The nation's largest child welfare charity has launched a new resource for health visitors to help them identify emotional neglect in pre-school children after calls to their helpline doubled in the last two years.

Latest NSPCC helpline statistics shows that last year there were twice as many calls and emails to the charity about neglect as in 2009/10, as counsellors dealt with over 12,000 contacts about neglect from the public.

The rise in reports of neglect to the NSPCC comes as local children's services face unprecedented pressures, with more children being taken into care, and more families needing help at a time of significant funding cuts.

Following this, the NSPCC  and Cardiff University have produced a new, free online resource to help practitioners including health visitors identify the key signs they should look out for both in a child's behaviour and in parent-child interactions, which may indicate they are being emotionally neglected or emotionally abused.

Dr Sabine Maguire, of Cardiff University, said: "The review showed there are clearly observable emotional, behavioural and developmental features in pre-school children who have been emotionally neglected or emotionally abused.

"Early recognition of these features potentially enables the cycle of emotional neglect or emotional abuse to be broken, thus preventing longer term consequences which may include increasing aggression, poor social skills and language delay."

It is the latest in the CORE-INFO series of leaflets and based on a systematic review of the latest worldwide published scientific research into the features of emotional neglect and emotional abuse in children under six, conducted by Cardiff University's Child Protection Systematic Review group.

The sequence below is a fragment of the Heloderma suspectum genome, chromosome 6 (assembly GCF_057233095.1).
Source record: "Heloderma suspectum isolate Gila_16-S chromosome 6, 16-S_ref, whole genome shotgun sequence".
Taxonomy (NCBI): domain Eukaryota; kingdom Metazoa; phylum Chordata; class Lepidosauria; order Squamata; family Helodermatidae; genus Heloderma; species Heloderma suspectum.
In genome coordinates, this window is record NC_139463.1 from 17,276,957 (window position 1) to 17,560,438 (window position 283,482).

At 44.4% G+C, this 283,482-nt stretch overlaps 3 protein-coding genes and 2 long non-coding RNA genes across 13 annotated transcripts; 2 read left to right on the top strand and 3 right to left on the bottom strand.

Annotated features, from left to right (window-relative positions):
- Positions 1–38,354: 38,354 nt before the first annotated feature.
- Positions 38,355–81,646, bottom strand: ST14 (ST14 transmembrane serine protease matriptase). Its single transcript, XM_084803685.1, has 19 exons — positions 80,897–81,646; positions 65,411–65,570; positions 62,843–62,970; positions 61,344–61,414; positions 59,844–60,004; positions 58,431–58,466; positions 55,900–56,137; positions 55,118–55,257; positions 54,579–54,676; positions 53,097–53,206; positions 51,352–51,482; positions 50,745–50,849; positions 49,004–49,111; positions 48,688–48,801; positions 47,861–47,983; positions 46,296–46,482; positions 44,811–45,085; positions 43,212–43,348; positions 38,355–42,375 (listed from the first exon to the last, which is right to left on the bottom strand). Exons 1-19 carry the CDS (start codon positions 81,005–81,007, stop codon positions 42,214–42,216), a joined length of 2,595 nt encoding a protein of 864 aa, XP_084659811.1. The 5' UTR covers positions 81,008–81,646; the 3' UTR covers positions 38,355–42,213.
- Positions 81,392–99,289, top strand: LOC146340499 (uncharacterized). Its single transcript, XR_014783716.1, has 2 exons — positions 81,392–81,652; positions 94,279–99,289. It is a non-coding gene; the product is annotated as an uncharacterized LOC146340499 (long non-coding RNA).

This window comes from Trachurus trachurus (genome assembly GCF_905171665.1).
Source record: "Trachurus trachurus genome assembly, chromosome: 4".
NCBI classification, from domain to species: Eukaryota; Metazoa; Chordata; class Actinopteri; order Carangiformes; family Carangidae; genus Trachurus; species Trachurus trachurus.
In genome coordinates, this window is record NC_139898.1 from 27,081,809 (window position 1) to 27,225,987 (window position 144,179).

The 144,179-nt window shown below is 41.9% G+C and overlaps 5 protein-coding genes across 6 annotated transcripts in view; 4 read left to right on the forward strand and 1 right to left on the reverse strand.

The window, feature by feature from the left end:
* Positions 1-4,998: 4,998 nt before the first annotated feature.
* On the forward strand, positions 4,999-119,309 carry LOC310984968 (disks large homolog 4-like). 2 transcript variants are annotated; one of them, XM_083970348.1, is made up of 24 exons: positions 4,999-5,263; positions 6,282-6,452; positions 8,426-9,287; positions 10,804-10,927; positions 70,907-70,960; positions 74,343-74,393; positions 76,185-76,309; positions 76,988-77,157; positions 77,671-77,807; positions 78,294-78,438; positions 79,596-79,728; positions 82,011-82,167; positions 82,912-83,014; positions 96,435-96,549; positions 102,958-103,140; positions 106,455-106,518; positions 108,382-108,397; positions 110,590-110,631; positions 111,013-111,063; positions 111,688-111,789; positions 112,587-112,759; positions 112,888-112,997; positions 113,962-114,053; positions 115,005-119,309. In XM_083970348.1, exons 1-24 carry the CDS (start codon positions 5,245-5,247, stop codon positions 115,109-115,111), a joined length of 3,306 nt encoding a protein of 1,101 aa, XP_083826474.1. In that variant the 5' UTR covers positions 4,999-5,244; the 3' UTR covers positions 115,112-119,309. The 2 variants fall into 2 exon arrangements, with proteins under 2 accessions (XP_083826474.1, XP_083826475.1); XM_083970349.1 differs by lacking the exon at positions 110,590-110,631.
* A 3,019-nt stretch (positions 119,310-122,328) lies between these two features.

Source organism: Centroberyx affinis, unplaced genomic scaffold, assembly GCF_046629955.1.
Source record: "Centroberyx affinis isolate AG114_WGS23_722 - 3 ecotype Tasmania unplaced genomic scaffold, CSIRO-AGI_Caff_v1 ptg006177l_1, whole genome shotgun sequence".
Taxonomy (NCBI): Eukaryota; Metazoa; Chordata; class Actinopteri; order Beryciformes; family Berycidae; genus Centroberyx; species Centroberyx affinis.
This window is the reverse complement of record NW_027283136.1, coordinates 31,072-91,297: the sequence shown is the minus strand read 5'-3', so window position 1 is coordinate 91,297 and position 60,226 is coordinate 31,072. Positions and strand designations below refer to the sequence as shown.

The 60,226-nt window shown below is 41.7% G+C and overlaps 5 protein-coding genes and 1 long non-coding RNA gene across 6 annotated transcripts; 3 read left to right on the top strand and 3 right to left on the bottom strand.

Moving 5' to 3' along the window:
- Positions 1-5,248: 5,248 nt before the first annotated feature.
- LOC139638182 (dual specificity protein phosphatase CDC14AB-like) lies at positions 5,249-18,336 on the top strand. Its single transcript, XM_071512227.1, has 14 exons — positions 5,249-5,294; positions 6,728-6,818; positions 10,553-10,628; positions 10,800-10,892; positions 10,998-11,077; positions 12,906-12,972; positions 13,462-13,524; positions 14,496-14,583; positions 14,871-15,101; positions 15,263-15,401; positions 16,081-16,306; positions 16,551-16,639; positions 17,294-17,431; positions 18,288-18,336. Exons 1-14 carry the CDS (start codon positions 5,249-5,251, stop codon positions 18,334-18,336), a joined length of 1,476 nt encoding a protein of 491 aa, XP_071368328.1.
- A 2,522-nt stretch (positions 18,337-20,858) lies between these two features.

Dr Ruth Gardner, head of the NSPCC's neglect programme added: "Emotional neglect and abuse in early infancy have a profound impact on children and can lead to them becoming anxious, anti-social, withdrawn, or aggressive later in life.

"It is vital that practitioners have the right resources to allow them to recognise the signs early, as the longer the child is left in an emotionally abusive or neglectful environment, the greater the resulting damage.

The new CORE-INFO resource will be very valuable in helping practitioners identify these children and seek specialised assessment where necessary."

Click here to download a copy of the new CORE-INFO resource

Health visitors can also take part in the JFHC Health Visitor Survey, where participants can win prizes of up to £1,000 in value - go towww.surveymonkey.com/s/healthvisitorsurveyto enter.

Posted 27/06/2012 by richard.hook@pavpub.com